Volkswagen and others to blame for thousands of early deaths, experts say
We have noted before that experts say German automakers, like Volkswagen who have been caught out cheating emissions testing, are responsible for additional early deaths as a result of the extra pollution they caused.
Former government chief scientist, Sir David King, literally stated that they have “blood on their hands“; so, what’s being done about it? Are companies like Volkswagen going to be punished like they deserve to be?
In America, Volkswagen has already been heavily punished through fines and compensation schemes as a result of their cheat device scandal and the affect it had in the US.
Here in the UK, they’re not facing the same punishments, which is why the pending class action we’re involved in is incredibly important.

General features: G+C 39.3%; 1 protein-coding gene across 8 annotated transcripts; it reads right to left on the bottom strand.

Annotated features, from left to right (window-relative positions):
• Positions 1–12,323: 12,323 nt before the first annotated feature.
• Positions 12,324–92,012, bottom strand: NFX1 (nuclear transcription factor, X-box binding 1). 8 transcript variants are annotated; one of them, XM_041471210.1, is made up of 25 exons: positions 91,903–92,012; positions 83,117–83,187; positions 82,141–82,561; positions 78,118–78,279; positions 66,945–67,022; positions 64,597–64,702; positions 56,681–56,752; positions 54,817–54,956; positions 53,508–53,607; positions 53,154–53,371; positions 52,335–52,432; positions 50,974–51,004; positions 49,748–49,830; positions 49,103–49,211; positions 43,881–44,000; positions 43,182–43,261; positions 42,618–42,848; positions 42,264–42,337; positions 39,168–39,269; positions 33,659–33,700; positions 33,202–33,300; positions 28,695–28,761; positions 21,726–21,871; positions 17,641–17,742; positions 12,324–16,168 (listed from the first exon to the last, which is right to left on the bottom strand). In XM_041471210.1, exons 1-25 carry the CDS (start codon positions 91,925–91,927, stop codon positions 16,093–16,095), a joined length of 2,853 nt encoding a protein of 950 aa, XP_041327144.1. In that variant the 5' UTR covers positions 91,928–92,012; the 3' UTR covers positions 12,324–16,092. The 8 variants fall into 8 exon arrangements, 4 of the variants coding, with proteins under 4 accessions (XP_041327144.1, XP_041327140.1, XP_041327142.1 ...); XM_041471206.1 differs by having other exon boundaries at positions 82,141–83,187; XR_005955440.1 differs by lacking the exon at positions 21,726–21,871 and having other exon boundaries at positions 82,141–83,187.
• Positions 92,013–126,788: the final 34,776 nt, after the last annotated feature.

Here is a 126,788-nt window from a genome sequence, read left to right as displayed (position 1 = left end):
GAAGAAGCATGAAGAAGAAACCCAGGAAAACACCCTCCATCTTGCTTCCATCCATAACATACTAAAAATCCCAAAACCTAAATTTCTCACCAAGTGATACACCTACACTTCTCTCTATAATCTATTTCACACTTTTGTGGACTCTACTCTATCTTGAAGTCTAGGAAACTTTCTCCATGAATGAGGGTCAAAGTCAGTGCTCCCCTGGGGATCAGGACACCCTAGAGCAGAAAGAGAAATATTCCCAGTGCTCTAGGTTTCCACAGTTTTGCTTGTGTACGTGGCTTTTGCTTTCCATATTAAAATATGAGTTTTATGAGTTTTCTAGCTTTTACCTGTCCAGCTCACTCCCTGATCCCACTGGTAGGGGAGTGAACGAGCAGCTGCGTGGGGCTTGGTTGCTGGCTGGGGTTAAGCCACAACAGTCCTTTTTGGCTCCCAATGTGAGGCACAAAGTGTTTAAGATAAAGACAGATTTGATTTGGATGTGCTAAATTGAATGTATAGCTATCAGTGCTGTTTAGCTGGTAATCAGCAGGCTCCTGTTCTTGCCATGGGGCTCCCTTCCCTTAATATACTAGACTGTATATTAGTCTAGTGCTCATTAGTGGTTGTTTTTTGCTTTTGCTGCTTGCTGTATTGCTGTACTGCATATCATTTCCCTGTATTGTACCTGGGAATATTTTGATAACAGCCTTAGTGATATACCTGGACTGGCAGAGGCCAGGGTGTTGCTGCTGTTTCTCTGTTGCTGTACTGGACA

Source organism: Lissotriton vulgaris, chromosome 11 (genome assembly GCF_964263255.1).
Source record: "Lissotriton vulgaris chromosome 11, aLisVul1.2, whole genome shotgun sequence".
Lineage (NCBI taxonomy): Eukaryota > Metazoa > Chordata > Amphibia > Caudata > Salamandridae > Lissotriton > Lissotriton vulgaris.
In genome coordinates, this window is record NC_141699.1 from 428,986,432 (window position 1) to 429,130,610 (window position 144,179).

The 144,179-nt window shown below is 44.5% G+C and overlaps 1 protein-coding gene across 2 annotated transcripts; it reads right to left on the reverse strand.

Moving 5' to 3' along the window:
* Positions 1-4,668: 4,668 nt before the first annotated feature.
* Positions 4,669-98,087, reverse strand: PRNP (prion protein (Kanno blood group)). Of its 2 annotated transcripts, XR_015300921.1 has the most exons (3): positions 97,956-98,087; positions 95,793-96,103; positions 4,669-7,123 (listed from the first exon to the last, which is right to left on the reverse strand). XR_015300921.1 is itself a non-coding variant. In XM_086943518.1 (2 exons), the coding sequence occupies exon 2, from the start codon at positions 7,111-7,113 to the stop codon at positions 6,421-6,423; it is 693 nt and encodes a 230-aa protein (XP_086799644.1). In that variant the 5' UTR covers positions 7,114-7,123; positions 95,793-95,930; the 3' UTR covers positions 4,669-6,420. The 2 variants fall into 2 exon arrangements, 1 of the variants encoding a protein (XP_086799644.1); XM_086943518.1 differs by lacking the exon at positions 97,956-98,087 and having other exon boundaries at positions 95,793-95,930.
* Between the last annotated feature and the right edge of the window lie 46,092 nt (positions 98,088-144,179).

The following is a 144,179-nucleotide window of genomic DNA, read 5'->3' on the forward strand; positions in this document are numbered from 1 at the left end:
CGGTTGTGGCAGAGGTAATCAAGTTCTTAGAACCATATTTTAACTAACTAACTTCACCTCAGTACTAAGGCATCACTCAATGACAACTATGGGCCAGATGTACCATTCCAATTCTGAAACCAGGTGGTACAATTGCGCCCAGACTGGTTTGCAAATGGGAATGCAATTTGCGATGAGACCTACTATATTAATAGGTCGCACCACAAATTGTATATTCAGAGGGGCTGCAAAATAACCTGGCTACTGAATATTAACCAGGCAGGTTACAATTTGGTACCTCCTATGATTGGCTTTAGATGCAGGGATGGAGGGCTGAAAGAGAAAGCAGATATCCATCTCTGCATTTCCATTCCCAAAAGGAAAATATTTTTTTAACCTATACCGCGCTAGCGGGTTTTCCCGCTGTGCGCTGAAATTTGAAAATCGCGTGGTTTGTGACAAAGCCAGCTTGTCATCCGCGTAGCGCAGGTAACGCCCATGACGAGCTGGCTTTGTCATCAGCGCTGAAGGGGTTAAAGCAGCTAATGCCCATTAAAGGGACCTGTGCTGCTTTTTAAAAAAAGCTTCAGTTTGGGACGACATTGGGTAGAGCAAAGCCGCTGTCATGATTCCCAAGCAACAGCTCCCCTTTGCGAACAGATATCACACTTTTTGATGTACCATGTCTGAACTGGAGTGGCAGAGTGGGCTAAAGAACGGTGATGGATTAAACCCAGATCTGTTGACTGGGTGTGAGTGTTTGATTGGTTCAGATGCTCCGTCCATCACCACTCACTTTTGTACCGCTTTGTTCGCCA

We are confident that we will win the action against Volkswagen here in the UK, where we are representing thousands of affected consumers.
Not only do we fully believe that consumers are entitled to compensation, and that there is a legal case to answer for, but we also wholeheartedly believe that VW should be punished. When it comes to punishing the 11th biggest company in the world, there is really only one sure-fire way of doing it: you have to hit them where it hurts, which is usually in the pocket.
At the end of the day, Volkswagen has profited from their actions. They put profits before people when they decided to ignore important emissions regulations by cheating.
This is not acceptable!
The emissions laws are there for a very good reason: to limit the amount of NOx in our air. Yet, VW seemed to think they were above the law and so ‘designed and fitted cheat devices’ in their vehicles to sell more cars claiming they were “eco-friendly” when they were actually polluting the environment with more NOx emissions.
The experts have had their say, and they say that Volkswagen has “bloods on its hands“. We intend to make sure they pay for their actions.
IMPORTANT: advice on this page is intended to be up-to-date for the 'first published date'.